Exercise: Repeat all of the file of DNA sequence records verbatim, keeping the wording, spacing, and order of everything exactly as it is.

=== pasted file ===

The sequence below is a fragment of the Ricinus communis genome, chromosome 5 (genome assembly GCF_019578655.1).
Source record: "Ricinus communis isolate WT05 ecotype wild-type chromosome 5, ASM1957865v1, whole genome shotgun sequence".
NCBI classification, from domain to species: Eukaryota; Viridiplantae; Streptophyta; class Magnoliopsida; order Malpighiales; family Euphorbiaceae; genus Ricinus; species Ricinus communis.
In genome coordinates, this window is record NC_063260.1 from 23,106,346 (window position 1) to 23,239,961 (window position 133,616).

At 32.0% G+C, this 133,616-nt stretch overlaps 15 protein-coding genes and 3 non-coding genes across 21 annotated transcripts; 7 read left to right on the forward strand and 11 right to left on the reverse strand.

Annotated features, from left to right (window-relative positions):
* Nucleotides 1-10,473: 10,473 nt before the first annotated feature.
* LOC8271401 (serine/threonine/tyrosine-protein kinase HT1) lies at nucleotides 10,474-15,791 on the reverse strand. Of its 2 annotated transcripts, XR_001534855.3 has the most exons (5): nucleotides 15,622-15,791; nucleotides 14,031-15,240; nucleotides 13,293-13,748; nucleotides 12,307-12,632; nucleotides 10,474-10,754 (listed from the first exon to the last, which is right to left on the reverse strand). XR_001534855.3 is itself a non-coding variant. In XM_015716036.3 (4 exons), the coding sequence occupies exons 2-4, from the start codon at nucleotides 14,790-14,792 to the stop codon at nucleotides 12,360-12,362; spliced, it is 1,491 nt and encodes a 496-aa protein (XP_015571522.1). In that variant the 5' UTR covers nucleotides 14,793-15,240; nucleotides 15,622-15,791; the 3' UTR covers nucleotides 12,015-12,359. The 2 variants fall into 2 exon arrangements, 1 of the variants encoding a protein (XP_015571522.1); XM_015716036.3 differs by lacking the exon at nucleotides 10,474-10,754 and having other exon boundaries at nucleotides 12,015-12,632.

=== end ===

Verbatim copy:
The sequence below is a fragment of the Ricinus communis genome, chromosome 5 (genome assembly GCF_019578655.1).
Source record: "Ricinus communis isolate WT05 ecotype wild-type chromosome 5, ASM1957865v1, whole genome shotgun sequence".
NCBI classification, from domain to species: Eukaryota; Viridiplantae; Streptophyta; class Magnoliopsida; order Malpighiales; family Euphorbiaceae; genus Ricinus; species Ricinus communis.
In genome coordinates, this window is record NC_063260.1 from 23,106,346 (window position 1) to 23,239,961 (window position 133,616).

At 32.0% G+C, this 133,616-nt stretch overlaps 15 protein-coding genes and 3 non-coding genes across 21 annotated transcripts; 7 read left to right on the forward strand and 11 right to left on the reverse strand.

Annotated features, from left to right (window-relative positions):
* Nucleotides 1-10,473: 10,473 nt before the first annotated feature.
* LOC8271401 (serine/threonine/tyrosine-protein kinase HT1) lies at nucleotides 10,474-15,791 on the reverse strand. Of its 2 annotated transcripts, XR_001534855.3 has the most exons (5): nucleotides 15,622-15,791; nucleotides 14,031-15,240; nucleotides 13,293-13,748; nucleotides 12,307-12,632; nucleotides 10,474-10,754 (listed from the first exon to the last, which is right to left on the reverse strand). XR_001534855.3 is itself a non-coding variant. In XM_015716036.3 (4 exons), the coding sequence occupies exons 2-4, from the start codon at nucleotides 14,790-14,792 to the stop codon at nucleotides 12,360-12,362; spliced, it is 1,491 nt and encodes a 496-aa protein (XP_015571522.1). In that variant the 5' UTR covers nucleotides 14,793-15,240; nucleotides 15,622-15,791; the 3' UTR covers nucleotides 12,015-12,359. The 2 variants fall into 2 exon arrangements, 1 of the variants encoding a protein (XP_015571522.1); XM_015716036.3 differs by lacking the exon at nucleotides 10,474-10,754 and having other exon boundaries at nucleotides 12,015-12,632.